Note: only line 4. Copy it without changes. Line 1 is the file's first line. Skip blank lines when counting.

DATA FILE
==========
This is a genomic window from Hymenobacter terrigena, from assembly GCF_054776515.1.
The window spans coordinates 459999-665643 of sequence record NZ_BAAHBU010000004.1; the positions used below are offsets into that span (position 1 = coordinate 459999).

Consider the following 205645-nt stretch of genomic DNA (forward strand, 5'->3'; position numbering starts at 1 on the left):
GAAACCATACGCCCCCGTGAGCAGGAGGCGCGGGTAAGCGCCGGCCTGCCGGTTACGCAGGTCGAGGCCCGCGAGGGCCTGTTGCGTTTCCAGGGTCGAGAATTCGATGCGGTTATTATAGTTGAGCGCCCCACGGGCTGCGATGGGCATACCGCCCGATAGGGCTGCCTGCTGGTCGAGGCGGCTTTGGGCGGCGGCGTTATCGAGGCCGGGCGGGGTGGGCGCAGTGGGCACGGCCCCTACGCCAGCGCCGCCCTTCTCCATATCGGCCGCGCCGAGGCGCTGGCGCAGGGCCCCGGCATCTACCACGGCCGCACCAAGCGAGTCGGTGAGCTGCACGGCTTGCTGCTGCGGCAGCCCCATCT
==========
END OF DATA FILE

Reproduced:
GAAACCATACGCCCCCGTGAGCAGGAGGCGCGGGTAAGCGCCGGCCTGCCGGTTACGCAGGTCGAGGCCCGCGAGGGCCTGTTGCGTTTCCAGGGTCGAGAATTCGATGCGGTTATTATAGTTGAGCGCCCCACGGGCTGCGATGGGCATACCGCCCGATAGGGCTGCCTGCTGGTCGAGGCGGCTTTGGGCGGCGGCGTTATCGAGGCCGGGCGGGGTGGGCGCAGTGGGCACGGCCCCTACGCCAGCGCCGCCCTTCTCCATATCGGCCGCGCCGAGGCGCTGGCGCAGGGCCCCGGCATCTACCACGGCCGCACCAAGCGAGTCGGTGAGCTGCACGGCTTGCTGCTGCGGCAGCCCCATCT